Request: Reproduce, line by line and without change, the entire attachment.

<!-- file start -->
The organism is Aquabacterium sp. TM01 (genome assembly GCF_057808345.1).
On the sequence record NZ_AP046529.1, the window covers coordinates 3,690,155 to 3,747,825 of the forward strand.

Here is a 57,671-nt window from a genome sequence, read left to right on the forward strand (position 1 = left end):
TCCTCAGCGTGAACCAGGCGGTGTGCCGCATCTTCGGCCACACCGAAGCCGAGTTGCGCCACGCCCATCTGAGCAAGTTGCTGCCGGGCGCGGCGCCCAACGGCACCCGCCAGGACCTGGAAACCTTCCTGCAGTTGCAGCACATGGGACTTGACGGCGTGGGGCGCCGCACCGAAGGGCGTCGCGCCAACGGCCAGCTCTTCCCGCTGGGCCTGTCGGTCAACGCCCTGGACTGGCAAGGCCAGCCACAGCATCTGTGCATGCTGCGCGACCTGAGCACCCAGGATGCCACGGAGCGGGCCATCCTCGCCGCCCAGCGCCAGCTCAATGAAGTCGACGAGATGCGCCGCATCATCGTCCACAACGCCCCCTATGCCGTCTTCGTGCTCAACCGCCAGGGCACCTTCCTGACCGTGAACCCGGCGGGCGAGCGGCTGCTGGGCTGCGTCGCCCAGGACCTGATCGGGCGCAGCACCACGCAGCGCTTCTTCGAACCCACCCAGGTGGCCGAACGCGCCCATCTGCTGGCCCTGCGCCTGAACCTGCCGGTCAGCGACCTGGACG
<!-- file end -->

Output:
The organism is Aquabacterium sp. TM01 (genome assembly GCF_057808345.1).
On the sequence record NZ_AP046529.1, the window covers coordinates 3,690,155 to 3,747,825 of the forward strand.

Here is a 57,671-nt window from a genome sequence, read left to right on the forward strand (position 1 = left end):
TCCTCAGCGTGAACCAGGCGGTGTGCCGCATCTTCGGCCACACCGAAGCCGAGTTGCGCCACGCCCATCTGAGCAAGTTGCTGCCGGGCGCGGCGCCCAACGGCACCCGCCAGGACCTGGAAACCTTCCTGCAGTTGCAGCACATGGGACTTGACGGCGTGGGGCGCCGCACCGAAGGGCGTCGCGCCAACGGCCAGCTCTTCCCGCTGGGCCTGTCGGTCAACGCCCTGGACTGGCAAGGCCAGCCACAGCATCTGTGCATGCTGCGCGACCTGAGCACCCAGGATGCCACGGAGCGGGCCATCCTCGCCGCCCAGCGCCAGCTCAATGAAGTCGACGAGATGCGCCGCATCATCGTCCACAACGCCCCCTATGCCGTCTTCGTGCTCAACCGCCAGGGCACCTTCCTGACCGTGAACCCGGCGGGCGAGCGGCTGCTGGGCTGCGTCGCCCAGGACCTGATCGGGCGCAGCACCACGCAGCGCTTCTTCGAACCCACCCAGGTGGCCGAACGCGCCCATCTGCTGGCCCTGCGCCTGAACCTGCCGGTCAGCGACCTGGACG